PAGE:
"There are 150,000 breeding pairs in some colonies, and 65 per cent of that is a big number. That's a lot of dead penguins for one penguin."

Plans to return Happy Feet to the ocean are still in the early stages, however, and more research is required into the logistics and practicalities of this option, including costs. Sirtrack have offered to provide a transmitting device to be fitted to him before his release that will allow his movements to be tracked remotely via a satellite.

But wherever he is released, Lisa Argilla told The Dominion Post that it has to be some distance from land. “We don't want to have visibility of the land mass. He's a bit of a sand eater."

Feel the love

Meanwhile, help is pouring in for “NZ’s favourite penguin”, who made no. 3 on NZ news site Stuff’s “Top 10 list of animals that have captured our hearts”.

Wellington Zoo has created  a Happy Feet appeal, with all donations going towards ensuring his care and safe passage and will also support the other work that the Zoo does with penguins.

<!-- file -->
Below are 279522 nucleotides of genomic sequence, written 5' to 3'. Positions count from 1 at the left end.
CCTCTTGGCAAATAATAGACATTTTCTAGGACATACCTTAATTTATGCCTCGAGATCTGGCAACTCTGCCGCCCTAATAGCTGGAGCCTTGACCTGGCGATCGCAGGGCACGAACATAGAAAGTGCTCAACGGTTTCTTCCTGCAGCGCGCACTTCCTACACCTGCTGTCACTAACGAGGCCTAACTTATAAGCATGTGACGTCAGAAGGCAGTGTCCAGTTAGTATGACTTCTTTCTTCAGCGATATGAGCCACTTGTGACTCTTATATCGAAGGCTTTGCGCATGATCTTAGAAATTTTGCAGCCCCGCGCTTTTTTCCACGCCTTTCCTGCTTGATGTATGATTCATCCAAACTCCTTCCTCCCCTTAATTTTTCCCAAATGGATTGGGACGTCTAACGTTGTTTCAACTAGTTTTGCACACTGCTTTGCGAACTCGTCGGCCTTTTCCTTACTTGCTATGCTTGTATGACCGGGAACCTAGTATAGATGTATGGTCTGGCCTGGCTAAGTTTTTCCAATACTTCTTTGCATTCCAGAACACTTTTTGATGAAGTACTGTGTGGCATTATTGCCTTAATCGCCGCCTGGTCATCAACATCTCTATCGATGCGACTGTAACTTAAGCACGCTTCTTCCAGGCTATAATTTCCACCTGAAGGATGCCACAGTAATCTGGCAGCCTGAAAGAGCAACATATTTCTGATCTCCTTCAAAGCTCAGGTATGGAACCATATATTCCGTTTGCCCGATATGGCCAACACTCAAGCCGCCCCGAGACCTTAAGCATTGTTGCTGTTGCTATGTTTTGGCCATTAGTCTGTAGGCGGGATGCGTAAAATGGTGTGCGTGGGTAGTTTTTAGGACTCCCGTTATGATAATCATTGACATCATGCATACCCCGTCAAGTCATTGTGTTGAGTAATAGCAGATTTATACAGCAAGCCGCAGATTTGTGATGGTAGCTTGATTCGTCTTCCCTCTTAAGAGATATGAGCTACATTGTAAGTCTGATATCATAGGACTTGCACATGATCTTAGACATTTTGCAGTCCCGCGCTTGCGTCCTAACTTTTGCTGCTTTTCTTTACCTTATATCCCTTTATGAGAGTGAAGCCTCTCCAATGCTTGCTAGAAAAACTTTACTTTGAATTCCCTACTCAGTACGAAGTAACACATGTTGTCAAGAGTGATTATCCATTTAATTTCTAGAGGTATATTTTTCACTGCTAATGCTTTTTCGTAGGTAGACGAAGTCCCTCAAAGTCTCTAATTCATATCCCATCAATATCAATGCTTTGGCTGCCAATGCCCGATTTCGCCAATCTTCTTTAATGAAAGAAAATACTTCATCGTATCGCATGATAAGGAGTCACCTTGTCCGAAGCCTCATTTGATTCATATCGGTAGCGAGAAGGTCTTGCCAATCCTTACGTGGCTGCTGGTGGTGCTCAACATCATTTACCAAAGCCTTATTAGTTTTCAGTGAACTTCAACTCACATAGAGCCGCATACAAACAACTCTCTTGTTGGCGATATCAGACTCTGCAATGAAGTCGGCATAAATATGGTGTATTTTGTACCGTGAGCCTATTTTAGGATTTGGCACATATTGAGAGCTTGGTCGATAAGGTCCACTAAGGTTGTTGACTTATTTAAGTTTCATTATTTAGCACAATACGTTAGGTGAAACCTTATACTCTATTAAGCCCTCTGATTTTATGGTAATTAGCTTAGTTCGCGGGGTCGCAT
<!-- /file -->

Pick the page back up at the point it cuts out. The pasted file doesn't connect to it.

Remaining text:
Businessman Gareth Morgan, who previously offered Happy Feet a place on a Russian icebreaker back to Antarctica, offered to match donations to the appeal dollar for dollar. His generosity meant money for the penguin’s NZ$10,000 food bill was raised within 24 hours. The Dominion Post reported that Dr Morgan got to meet Happy Feet after his operation last weekend.

Bluebird Foods has committed to donating 5 cents from every packet of “Kiwi As” potato chips sold to “The Happy Feet Appeal” and other penguin-related initiatives. Conservatively, this could mean at least $20,000 for the appeal.